Note: To protect the privacy of our members, e-mail addresses have been removed from the archived messages. As a result, some links may be broken.

Find Lesson Plans on getty.edu! GettyGames

Re: smelly clay

---------

From: LEO DAVINCE (ytsirk_uno_at_TeacherArtExchange)
Date: Sat Mar 02 2002 - 10:05:49 PST


I have had to deal with a lot of clay issues recently
dealing with Health and Safety issues , most
particularily with clay dust. There may be several
reasons for the "smell". Have you ever know soil
(clay) not to smell. Clay does develop moulds which
take on a smell of their own. I would be careful here
there may be students who are sensitive to moulds and
this can trigger respiratory problems. It is not
worth the rish of keeping it around. I have also in
the past tried to keep used clay in a rubber garabage
bin keeping it moist and reclying it. This after a
while, especially if you have let it set around for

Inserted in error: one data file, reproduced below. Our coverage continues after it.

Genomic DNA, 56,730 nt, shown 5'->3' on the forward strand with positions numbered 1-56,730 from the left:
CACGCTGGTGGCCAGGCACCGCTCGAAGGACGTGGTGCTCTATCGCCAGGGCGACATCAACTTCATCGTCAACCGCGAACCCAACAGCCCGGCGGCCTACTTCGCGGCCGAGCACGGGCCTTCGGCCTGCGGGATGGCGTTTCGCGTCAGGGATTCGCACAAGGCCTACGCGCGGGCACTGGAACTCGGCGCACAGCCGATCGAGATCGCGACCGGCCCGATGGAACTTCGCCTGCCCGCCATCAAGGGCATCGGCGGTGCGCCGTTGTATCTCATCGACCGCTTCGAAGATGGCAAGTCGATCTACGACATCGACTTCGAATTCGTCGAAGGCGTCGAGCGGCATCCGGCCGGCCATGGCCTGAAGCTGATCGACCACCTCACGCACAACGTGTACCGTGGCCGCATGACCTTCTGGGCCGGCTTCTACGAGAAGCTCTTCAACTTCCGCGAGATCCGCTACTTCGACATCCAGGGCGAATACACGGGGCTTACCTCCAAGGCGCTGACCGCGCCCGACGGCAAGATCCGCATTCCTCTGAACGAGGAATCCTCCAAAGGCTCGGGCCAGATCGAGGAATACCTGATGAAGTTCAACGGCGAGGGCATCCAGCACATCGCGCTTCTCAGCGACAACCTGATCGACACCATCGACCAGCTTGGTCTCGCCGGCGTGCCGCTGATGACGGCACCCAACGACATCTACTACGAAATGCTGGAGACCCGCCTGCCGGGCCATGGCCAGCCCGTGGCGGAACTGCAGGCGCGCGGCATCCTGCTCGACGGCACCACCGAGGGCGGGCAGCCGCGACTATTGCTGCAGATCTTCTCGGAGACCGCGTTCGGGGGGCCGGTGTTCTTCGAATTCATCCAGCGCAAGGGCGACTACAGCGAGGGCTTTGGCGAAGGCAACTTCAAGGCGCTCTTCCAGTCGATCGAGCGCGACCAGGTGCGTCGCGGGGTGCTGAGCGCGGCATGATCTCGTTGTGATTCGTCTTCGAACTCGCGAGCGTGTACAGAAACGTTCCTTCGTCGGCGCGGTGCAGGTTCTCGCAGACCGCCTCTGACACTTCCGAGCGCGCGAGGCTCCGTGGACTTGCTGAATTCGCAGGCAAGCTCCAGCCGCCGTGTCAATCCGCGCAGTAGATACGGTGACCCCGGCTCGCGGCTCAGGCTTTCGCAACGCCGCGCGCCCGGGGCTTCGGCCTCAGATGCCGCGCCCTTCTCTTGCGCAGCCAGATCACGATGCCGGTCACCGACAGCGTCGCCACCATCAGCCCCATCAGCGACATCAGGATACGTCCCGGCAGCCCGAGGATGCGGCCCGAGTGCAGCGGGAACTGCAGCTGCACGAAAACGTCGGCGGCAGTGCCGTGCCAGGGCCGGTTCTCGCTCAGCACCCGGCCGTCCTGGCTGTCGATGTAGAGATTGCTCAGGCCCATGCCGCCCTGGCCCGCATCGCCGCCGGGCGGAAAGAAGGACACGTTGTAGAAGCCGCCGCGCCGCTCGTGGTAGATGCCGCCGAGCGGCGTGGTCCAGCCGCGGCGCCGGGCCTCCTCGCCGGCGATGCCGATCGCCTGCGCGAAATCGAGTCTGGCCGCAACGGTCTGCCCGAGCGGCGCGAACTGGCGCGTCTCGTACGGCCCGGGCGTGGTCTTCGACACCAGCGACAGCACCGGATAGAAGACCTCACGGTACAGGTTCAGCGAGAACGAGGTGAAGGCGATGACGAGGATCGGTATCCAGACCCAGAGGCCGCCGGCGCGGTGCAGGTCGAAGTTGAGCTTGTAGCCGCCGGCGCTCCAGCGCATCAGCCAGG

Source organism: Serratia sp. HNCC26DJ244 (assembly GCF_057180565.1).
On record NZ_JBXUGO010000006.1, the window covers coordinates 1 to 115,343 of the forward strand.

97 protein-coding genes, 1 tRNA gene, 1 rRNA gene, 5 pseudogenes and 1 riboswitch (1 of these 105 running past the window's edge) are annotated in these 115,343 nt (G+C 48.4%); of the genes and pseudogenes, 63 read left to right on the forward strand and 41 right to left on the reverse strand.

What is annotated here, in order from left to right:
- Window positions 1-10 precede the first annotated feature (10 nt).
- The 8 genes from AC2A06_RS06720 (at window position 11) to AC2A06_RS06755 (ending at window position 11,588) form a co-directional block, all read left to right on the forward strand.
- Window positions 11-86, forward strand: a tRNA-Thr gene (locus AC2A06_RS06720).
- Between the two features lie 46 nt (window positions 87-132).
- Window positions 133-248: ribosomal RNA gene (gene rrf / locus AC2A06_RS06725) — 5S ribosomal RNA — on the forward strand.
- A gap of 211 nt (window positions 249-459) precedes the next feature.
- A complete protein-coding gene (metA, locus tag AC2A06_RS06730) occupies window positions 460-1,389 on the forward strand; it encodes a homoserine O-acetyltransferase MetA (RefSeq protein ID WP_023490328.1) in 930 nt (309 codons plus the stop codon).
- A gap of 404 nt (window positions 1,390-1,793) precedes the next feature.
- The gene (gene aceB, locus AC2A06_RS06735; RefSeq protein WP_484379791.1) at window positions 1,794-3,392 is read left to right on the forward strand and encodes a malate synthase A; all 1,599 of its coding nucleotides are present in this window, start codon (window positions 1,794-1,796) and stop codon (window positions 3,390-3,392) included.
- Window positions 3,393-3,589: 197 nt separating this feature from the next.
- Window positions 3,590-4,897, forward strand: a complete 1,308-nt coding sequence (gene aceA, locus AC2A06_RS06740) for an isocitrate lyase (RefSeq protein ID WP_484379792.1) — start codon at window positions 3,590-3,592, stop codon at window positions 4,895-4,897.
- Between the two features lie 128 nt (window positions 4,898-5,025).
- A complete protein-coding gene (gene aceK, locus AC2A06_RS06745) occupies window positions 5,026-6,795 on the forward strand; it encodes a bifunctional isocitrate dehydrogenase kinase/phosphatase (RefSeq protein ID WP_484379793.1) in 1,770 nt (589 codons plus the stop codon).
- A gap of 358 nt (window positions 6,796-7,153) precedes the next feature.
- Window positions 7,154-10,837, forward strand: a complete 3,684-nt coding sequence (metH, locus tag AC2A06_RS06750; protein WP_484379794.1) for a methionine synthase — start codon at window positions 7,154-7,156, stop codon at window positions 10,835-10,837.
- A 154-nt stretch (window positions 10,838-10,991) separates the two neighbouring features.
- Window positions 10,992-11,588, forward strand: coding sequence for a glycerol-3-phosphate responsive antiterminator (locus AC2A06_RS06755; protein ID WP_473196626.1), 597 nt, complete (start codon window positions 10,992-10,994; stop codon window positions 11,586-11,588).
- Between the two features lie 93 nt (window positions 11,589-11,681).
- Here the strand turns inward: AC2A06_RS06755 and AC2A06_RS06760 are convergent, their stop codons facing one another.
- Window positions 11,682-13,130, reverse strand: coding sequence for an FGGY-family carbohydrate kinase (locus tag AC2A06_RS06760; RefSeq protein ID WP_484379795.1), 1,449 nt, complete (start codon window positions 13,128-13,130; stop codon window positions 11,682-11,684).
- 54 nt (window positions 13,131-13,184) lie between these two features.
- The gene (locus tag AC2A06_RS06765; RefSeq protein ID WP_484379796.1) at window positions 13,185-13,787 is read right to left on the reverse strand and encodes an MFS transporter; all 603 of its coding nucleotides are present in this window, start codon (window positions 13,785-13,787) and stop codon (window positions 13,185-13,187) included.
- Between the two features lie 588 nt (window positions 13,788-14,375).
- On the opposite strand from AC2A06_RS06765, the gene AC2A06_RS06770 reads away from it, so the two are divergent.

awhile ( during a school break) can take on quite a
smell. Clay that has been used aborbs moisture from
hands and skin and can develop bacteria and who knows
what else. To me anything that smells is not worth
keeping around. To be safe "Get Rid of It"!!
--- Susan Holland
<Susan_Holland@teachnet.edb.utexas.edu> wrote:
> I'm sure this has been covered before, but is there
> anything to do about
> particularly smelly clay?
>
> Susan Holland
> susan_holland@teachnet.edb.utexas.edu
>
>
>
> ---
> ytsirk_uno@yahoo.com
leave-artsednet-7600Y@lists.getty.edu

__________________________________________________
Do You Yahoo!?
Yahoo! Sports - sign up for Fantasy Baseball
http://sports.yahoo.com

---